Some reactions on the web to the Google Maps Data API announcement ...
Dammit, I told you to pay attention to this stuff.
Google announced a data API for Maps this morning in San Jose. This is basically a CRUD service for storing geodata in “the cloud” that leverages Atom in lots of ways. That didn’t sound very world-shaking to me at first since there aren’t even any basic spatial query functions, but there are some ways in which this could be a game-changing service — if you trust Google to be your data custodian.
I’m disappointed by this one—it’s really just a CRUD store for the KML files used in Google MyMaps. It would be a lot more useful if it let you perform geospatial calculations against your stored map data using some kind of query API—a cloud service alternative to tools like PostGIS.
Geo data can get very large very quickly. Serving it can get expensive. This Data API will help NGOs, non-profits and developers make their data available without breaking the bank. Google's goals for doing this are obvious. If the data is on their servers they can index it easier and make it readily available to their users. There will be concern that Google will have too much of their data, but as long as Google does not block other search engines and allows developers to remove their data I think that this will be a non-issue.
Come and learn how lat49 and geocommons no longer have business models at the Google Booth
We're changing the future release version for this work from 1.1 to 2.0 to make space for smaller scope changes in the interim. See http://sgillies.net/blog/934/updates-to-the-shapely-roadmap.
The code that will become Shapely 1.1 is mostly in working (but not by any means production ready) order and ready for testing by folks that are interested in prepared geometries or new plugins. Documentation and doctests are not up to date, though the unit tests are largely passing, and with good coverage of most modules. It's not been tested on Windows at all, but might work with some coaxing.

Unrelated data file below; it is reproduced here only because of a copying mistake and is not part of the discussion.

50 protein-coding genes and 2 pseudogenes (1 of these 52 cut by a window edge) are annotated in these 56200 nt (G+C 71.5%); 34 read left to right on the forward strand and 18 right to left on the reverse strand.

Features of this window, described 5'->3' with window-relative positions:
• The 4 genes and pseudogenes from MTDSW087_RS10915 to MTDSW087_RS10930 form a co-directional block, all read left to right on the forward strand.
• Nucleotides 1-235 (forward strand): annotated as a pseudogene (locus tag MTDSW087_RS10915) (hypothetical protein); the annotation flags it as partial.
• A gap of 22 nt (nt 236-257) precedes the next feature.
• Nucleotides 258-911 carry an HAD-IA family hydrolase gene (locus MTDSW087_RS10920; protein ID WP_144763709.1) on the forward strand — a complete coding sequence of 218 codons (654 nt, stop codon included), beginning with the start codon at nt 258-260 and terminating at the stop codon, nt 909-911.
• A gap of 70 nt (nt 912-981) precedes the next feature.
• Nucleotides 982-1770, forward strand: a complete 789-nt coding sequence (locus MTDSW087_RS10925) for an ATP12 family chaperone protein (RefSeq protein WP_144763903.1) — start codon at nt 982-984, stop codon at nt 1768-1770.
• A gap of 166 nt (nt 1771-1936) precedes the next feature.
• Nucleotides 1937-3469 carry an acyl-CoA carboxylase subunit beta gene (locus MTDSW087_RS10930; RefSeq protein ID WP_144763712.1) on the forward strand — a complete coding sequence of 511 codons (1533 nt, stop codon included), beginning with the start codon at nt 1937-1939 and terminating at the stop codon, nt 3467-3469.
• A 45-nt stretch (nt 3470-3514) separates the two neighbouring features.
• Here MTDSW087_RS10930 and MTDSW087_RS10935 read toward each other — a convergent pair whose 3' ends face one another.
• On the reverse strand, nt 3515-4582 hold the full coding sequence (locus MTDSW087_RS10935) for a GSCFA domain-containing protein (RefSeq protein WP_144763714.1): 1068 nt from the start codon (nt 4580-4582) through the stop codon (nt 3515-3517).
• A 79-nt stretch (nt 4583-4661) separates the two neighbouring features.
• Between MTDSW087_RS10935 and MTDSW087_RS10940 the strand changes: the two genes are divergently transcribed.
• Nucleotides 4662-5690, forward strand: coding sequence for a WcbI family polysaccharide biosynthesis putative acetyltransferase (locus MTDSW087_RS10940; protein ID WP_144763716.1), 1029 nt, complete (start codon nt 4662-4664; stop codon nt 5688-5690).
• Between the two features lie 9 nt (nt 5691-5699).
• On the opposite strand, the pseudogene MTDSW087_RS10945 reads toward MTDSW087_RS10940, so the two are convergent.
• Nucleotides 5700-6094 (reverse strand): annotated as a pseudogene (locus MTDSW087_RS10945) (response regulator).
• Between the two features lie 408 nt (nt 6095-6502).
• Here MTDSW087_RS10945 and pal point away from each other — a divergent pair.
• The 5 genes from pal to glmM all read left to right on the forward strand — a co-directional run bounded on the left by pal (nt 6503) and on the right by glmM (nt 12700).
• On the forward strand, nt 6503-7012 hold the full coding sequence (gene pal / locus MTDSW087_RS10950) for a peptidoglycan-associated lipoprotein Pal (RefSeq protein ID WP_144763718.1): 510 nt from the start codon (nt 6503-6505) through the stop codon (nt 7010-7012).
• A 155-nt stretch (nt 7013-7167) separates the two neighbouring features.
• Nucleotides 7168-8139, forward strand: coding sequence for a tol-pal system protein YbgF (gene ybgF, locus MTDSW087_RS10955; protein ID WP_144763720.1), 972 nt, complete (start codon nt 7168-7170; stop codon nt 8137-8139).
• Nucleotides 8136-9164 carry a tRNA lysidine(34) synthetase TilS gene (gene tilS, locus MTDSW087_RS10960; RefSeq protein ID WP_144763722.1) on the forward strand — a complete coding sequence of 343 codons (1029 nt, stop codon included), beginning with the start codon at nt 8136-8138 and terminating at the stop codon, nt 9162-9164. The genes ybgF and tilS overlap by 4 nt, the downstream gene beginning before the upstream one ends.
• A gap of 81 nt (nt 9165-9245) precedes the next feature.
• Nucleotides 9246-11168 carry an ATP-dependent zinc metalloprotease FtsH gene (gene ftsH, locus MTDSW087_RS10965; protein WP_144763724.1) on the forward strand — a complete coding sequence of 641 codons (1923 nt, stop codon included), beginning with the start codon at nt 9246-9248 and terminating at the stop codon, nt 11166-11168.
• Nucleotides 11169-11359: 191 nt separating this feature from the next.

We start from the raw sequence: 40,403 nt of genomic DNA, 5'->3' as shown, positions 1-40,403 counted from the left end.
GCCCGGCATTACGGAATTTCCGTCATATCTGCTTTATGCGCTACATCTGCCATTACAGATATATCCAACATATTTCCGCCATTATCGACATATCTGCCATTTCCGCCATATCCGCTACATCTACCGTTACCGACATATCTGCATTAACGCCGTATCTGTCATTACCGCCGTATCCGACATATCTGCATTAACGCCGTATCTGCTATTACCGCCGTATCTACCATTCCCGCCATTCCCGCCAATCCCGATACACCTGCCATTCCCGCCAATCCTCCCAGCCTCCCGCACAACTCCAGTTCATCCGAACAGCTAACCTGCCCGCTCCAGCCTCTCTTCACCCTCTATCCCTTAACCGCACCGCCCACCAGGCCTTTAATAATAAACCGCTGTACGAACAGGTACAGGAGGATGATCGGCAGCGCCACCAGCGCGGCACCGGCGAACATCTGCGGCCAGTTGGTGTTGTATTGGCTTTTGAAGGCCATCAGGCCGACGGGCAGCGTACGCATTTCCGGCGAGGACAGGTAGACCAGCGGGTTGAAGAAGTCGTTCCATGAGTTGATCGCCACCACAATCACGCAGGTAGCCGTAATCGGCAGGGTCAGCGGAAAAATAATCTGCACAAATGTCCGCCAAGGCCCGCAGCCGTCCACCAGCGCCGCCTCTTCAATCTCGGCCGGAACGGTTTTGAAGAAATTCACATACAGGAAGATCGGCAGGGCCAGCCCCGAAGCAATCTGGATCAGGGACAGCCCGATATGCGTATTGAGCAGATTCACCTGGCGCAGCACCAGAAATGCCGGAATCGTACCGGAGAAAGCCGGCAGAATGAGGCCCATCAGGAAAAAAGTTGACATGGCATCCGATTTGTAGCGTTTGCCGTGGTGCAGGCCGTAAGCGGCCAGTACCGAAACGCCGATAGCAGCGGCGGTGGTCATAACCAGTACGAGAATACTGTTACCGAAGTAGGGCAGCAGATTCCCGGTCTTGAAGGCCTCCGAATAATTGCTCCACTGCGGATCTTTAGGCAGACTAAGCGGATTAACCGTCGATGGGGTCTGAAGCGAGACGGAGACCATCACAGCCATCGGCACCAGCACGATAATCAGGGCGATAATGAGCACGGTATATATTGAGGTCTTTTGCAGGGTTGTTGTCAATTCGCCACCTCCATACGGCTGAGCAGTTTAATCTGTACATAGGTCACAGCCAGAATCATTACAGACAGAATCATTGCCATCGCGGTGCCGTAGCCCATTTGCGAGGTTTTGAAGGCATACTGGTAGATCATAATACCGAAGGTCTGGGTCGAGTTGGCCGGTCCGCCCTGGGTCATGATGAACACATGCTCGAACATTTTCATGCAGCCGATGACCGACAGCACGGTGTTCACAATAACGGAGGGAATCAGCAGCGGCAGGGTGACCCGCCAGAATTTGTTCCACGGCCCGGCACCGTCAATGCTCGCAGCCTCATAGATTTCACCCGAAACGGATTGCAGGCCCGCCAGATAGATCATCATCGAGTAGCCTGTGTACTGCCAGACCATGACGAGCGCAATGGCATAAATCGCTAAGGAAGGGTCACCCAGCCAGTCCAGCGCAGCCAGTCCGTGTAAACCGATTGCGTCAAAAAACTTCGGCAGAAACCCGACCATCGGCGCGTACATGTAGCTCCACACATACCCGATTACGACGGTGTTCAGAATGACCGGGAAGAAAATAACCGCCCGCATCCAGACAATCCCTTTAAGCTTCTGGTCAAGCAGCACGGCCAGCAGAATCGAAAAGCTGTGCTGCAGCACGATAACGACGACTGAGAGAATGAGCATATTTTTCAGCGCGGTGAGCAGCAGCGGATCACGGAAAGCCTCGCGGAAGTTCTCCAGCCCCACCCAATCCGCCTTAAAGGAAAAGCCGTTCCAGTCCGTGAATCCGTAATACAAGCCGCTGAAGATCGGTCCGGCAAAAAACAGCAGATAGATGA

Coordinates now are stored primarily as Python arrays of floats. GEOS geometries are created as needed and cached, with some positive and negative effects on performance. Python access to coordinates is much more efficient than it has been. Chaining of operations is less efficient because we're unnecessarily creating Python arrays for anonymous geometries. For example, the following code
benchmarks like this (in microseconds):
1.1a1: 873 usec/pass 1.0.12: 957 usec/pass
but this code, with operation chaining
1.1a1: 1931 usec/pass 1.0.12: 271 usec/pass
I have some ideas about how not to load Python arrays in the case of anonymous geometries that should address this issue.
Shapely 1.1 has a new architecture. Most users won't even notice, but methods of geometries now call on entry points of plugin packages. The default plugin package is shapely.geos, but you can switch via a function in shapely.implementation as you need.
There are a few known bugs and changes to look out for:
Adaptation of the geo interface is broken (no asShape()).
Heterogeneous geometry collections are broken.
Prepared geometry module shapely.prepared needs to be moved to shapely.geos.prepared (only available if you have GEOS 3.1 anyhow).
We're now expecting coordinates to come from Numpy as arrays of x's, y's, and z's which means that Shapely integrates with Numpy in the same manner as matplotlib.
To dive in and try it out (with GEOS 3.0+), I suggest you make a fresh Python 2.5 virtualenv and easy_install the shapely.geos package